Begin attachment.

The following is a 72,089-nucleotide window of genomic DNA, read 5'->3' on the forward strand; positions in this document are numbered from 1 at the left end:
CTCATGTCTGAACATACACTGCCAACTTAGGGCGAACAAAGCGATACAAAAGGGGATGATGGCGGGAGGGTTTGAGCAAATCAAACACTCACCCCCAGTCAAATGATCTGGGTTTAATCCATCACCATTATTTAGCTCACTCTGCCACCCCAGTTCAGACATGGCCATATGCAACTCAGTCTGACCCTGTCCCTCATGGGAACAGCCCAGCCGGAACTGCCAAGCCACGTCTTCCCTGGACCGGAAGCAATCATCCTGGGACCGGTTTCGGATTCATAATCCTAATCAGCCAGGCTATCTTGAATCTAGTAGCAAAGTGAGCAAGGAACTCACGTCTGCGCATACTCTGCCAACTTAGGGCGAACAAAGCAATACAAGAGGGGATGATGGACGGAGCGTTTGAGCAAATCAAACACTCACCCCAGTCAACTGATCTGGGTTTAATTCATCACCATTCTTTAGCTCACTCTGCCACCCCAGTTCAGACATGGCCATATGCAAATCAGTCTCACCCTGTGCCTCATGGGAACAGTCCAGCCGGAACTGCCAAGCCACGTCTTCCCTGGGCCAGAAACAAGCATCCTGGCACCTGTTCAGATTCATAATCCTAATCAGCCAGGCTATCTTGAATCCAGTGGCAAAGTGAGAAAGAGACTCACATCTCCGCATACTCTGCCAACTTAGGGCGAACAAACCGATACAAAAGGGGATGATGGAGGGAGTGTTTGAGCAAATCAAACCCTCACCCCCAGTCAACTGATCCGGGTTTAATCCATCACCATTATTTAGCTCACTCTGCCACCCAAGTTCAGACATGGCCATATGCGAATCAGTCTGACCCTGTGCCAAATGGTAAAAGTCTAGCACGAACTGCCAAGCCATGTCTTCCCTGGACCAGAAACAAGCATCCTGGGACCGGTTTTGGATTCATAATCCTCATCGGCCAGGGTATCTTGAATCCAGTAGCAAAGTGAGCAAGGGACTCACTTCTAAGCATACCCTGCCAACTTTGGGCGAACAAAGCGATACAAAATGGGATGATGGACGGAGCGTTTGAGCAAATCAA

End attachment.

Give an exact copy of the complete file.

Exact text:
The following is a 72,089-nucleotide window of genomic DNA, read 5'->3' on the forward strand; positions in this document are numbered from 1 at the left end:
CTCATGTCTGAACATACACTGCCAACTTAGGGCGAACAAAGCGATACAAAAGGGGATGATGGCGGGAGGGTTTGAGCAAATCAAACACTCACCCCCAGTCAAATGATCTGGGTTTAATCCATCACCATTATTTAGCTCACTCTGCCACCCCAGTTCAGACATGGCCATATGCAACTCAGTCTGACCCTGTCCCTCATGGGAACAGCCCAGCCGGAACTGCCAAGCCACGTCTTCCCTGGACCGGAAGCAATCATCCTGGGACCGGTTTCGGATTCATAATCCTAATCAGCCAGGCTATCTTGAATCTAGTAGCAAAGTGAGCAAGGAACTCACGTCTGCGCATACTCTGCCAACTTAGGGCGAACAAAGCAATACAAGAGGGGATGATGGACGGAGCGTTTGAGCAAATCAAACACTCACCCCAGTCAACTGATCTGGGTTTAATTCATCACCATTCTTTAGCTCACTCTGCCACCCCAGTTCAGACATGGCCATATGCAAATCAGTCTCACCCTGTGCCTCATGGGAACAGTCCAGCCGGAACTGCCAAGCCACGTCTTCCCTGGGCCAGAAACAAGCATCCTGGCACCTGTTCAGATTCATAATCCTAATCAGCCAGGCTATCTTGAATCCAGTGGCAAAGTGAGAAAGAGACTCACATCTCCGCATACTCTGCCAACTTAGGGCGAACAAACCGATACAAAAGGGGATGATGGAGGGAGTGTTTGAGCAAATCAAACCCTCACCCCCAGTCAACTGATCCGGGTTTAATCCATCACCATTATTTAGCTCACTCTGCCACCCAAGTTCAGACATGGCCATATGCGAATCAGTCTGACCCTGTGCCAAATGGTAAAAGTCTAGCACGAACTGCCAAGCCATGTCTTCCCTGGACCAGAAACAAGCATCCTGGGACCGGTTTTGGATTCATAATCCTCATCGGCCAGGGTATCTTGAATCCAGTAGCAAAGTGAGCAAGGGACTCACTTCTAAGCATACCCTGCCAACTTTGGGCGAACAAAGCGATACAAAATGGGATGATGGACGGAGCGTTTGAGCAAATCAA